Ho Ho HUM - working on Christmas Day | radioinfo

Ho Ho HUM - working on Christmas Day

Sunday 22 December, 2002

This story has been updated with some great stories from Malcolm T Elliot and others (see below).

The youngest and/or last person on is usually the poor bunny who has to work on Christmas day. Or at least they were before automation.

Do you have any stories of kindnesses done while you had to work on Christmas Day?

radioinfo heard from a young guy in Bourke, so far away from home and working solo on Christmas day some years ago, who was delighted to be brought Christmas lunch by one of the 2WEB volunteers - it made his day.

Many news reporters also tell of long lonely Christmas day shifts spent in a quiet newsroom with only the occassional crackle of the scanner to keep them company when everyone else was partying.

Any stories to tell about your experiences? – email radioinfo

Followup comments

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This correspondence from Mike Rayson, Sydney -

How about the HARD stories of working on Christmas day…

Like the first year automation arrived at my country station and all were rostered off!! Yay.

But when I turned on the radio at 11am, I discovered we were off-air. So, in I raced and proceeded to keep the station on the air til the problem was fixed (at 4pm) – missing lunch with my family who had traveled a long long way to be with me for Christmas.

But then, when I claimed for the overtime, the laughter could be heard echoing miles away. Because I was not officially called in, I would not be paid! Bah Humbug

This correspondence from Bob Price, Sydney -

I worked many Christmas days, but 2 stay in the memory.

At one station if you worked Christmas Day you had New Year off, a great
chance to get home.

At another the manager used to call in with some cake and goodies to
brighten the day.

But I believe that in this industry we have to be prepared to work any day
of the year.

And this one from 2UE's Malcolm T Elliott -

I love working on Christmas day. Back in the 1970's on 2UW I relished doing breakfast and hearing the joy from both exited children and parents. I love especially talking to blind kids such as Jenny Wolf and Paul Nimo who believe it or not later got married to each other.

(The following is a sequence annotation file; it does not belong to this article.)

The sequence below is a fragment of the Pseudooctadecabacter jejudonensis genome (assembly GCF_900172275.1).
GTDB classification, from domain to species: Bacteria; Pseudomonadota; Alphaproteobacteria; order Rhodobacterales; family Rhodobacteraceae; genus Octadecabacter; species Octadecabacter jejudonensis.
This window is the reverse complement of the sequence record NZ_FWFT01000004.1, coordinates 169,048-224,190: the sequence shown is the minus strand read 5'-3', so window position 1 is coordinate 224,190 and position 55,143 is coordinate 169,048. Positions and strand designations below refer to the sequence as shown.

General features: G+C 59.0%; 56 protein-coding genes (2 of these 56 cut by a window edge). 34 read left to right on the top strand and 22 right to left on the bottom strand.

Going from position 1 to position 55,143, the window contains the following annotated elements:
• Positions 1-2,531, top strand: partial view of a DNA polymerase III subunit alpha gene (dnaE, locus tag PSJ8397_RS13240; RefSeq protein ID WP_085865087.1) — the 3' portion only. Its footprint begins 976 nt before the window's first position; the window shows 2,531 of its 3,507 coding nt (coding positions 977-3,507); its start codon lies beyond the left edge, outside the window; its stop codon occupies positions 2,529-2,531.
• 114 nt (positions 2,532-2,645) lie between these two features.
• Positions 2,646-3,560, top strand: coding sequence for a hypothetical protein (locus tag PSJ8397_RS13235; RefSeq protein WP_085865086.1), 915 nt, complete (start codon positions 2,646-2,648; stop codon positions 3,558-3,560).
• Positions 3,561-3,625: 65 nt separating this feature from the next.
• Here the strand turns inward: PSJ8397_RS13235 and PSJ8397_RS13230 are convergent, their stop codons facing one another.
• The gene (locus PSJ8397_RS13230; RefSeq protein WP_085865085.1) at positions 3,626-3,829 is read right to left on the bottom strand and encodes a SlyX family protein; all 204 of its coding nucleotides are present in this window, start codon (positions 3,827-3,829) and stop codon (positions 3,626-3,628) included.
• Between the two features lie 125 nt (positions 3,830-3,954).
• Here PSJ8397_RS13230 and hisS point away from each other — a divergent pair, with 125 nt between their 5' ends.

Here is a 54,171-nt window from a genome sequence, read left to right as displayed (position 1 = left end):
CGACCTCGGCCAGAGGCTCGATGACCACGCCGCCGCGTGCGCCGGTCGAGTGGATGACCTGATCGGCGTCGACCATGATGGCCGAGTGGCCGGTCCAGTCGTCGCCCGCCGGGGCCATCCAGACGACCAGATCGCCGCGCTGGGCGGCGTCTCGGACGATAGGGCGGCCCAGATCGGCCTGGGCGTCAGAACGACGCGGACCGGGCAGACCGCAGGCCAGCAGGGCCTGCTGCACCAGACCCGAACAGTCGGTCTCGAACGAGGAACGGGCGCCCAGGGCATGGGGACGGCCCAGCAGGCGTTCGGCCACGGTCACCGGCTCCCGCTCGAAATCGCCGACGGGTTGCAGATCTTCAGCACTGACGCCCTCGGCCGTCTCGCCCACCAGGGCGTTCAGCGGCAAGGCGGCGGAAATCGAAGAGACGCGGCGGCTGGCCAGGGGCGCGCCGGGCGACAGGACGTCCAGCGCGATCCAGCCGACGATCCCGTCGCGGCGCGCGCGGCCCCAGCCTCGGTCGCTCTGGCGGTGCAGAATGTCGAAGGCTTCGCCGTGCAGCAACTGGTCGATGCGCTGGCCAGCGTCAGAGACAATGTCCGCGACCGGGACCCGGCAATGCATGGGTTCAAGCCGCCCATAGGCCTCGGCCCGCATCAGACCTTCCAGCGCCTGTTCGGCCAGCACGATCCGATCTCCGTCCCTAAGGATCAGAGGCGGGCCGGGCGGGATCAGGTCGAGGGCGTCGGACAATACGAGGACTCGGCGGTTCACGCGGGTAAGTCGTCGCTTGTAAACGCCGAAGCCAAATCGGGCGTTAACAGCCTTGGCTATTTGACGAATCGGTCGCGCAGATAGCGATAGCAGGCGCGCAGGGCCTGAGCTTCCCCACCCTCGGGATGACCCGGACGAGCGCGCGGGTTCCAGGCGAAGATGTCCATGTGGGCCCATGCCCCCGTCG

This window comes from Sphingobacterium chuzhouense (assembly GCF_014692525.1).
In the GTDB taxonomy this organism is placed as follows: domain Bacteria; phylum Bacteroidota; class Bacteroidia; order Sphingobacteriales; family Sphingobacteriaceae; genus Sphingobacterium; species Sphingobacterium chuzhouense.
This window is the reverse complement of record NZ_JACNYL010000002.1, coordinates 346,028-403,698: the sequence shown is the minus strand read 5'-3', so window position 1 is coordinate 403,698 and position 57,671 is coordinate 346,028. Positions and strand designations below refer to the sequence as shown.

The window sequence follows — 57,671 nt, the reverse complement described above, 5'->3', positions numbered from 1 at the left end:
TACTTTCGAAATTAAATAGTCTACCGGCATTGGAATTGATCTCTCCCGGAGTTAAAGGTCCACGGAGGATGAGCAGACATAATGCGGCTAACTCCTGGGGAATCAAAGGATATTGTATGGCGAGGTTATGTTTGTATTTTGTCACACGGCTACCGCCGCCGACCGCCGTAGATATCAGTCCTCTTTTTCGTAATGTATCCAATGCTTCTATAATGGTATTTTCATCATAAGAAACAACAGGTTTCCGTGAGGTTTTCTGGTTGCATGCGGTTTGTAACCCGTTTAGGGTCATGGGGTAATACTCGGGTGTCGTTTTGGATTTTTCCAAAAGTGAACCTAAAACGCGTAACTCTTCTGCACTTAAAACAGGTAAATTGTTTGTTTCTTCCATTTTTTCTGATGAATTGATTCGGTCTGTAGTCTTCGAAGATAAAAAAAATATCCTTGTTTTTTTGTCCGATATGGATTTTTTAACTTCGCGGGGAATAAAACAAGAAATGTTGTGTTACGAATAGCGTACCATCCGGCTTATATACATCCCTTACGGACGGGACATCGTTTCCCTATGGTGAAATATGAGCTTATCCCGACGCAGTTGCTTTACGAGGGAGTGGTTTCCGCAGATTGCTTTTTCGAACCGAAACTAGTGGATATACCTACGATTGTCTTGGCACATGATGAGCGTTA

The only casualty was my daughter Alicia who patiently waited until 11.00 am until I got home every year to open her presents a big ask for a 4, 5 and 6 year old over the years.

For the past 8 years I have done nights on Christmas day, last year I did afternoons on 2UE this year I am doing drive and I love it. Being only a social drinker I don't miss the booze only the food, and as most of the past immediate family have gone to God, those old memories gathered around the tree at Thornbury in Melbourne in the 1950's are always at the front of ones mind on December 25th.

The really lonely Christmas was 1969 just after I arrived to join 2KO in Newcastle there I was sitting in a flat in Nesca Parade up on The Hill overlooking NBN-3 and eating cocktail frankfurts and crumpets, watching a black and white movie re-run. The only thing missing was the Fairy Bread and Red lemonade. Christmas in radio in my opinion is the best time of the year, it gives you a chance to reach out and talk to people who are really alone. Unless of course you are alone and new to a country town or big city, then there is nothing that can replace lonliness except for "cocktail frankfurts and crumpets".

The beaut thing about having done 6 years in country radio was that Christmas became a day to look forward to, and when I stopped doing breakfast radio all I really missed was Christmas day!

Christmas 2000 was a lulu. A lady rang from Liverpool on the Sunday morning before Christmas and said that she had been robbed and all her family Christmas gifts had been stolen from under the tree.

Listeners rang from everywhere, they donated toys, jewellery, money, Harvey Norman through in a VHS. My wife drew up a "courier run" while I headed home after being at work from 6.00 am We had lunch and then spent the next 6 hours picking up the gifts from listeners. It was lovely to touch base with the real listeners and they were thrilled that a person that they listened to would come to their home. I felt like Rudolph!

Then when we arrived at the poor person's home that had been robbed the whole street turned up to welcome us. Then the more we talked the more the penny dropped .....

It appeared that her son and his mates had taken the gear and cashed it in for drug money and SHE KNEW. But what could we do take it all back and do the 6 hour run again and disappoint all the good natured people who had given - NO.

We wished her a Merry Christmas and speed off in the sleigh, determined NEVER to be caught again. Funny how things like that make you just a little harder!

Merry Christmas and Happy listening to everyone.

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